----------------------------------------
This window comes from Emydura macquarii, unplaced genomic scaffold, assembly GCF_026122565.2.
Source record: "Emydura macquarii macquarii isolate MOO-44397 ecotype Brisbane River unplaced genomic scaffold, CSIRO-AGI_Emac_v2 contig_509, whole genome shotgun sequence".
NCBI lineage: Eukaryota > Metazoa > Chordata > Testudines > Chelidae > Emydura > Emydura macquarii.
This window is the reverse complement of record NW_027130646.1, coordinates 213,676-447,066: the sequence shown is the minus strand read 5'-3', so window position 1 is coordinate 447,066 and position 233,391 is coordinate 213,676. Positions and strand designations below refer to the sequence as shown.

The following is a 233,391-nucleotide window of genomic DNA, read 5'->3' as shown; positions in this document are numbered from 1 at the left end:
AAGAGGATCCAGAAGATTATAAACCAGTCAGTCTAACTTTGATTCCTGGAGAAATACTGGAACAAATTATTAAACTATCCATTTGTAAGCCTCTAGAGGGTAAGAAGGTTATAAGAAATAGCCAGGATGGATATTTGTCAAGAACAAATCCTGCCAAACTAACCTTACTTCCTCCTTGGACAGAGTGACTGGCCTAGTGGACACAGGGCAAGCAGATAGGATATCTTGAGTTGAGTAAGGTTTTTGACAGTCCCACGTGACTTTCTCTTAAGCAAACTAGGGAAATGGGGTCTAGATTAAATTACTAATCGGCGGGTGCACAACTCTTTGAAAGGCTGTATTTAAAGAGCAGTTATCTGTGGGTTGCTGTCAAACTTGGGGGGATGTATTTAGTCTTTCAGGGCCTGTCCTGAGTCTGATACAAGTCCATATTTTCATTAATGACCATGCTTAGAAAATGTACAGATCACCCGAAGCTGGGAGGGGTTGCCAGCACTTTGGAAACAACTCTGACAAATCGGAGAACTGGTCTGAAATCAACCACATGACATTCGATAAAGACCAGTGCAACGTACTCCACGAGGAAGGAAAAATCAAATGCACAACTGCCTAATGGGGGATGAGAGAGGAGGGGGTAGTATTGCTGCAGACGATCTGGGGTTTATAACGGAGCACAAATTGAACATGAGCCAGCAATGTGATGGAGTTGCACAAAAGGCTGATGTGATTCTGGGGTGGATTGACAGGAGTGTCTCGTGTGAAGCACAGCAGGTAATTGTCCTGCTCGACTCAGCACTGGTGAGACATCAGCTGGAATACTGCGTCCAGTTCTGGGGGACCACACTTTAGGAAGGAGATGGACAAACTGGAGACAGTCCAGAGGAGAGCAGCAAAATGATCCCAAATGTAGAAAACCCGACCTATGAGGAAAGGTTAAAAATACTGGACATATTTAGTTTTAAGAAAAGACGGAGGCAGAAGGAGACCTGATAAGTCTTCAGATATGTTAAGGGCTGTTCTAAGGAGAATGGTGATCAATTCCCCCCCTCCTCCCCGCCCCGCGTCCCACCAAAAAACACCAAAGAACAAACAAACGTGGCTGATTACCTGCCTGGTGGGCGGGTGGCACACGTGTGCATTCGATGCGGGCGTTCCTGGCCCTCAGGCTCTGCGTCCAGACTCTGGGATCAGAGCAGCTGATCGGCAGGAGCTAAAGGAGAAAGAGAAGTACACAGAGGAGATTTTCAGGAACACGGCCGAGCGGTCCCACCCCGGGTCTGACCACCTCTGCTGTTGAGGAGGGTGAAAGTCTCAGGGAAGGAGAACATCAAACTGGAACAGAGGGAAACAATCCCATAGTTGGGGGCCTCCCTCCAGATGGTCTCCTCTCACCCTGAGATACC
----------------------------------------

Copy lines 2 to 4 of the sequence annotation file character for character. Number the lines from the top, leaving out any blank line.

Source record: "Emydura macquarii macquarii isolate MOO-44397 ecotype Brisbane River unplaced genomic scaffold, CSIRO-AGI_Emac_v2 contig_509, whole genome shotgun sequence".
NCBI lineage: Eukaryota > Metazoa > Chordata > Testudines > Chelidae > Emydura > Emydura macquarii.
This window is the reverse complement of record NW_027130646.1, coordinates 213,676-447,066: the sequence shown is the minus strand read 5'-3', so window position 1 is coordinate 447,066 and position 233,391 is coordinate 213,676. Positions and strand designations below refer to the sequence as shown.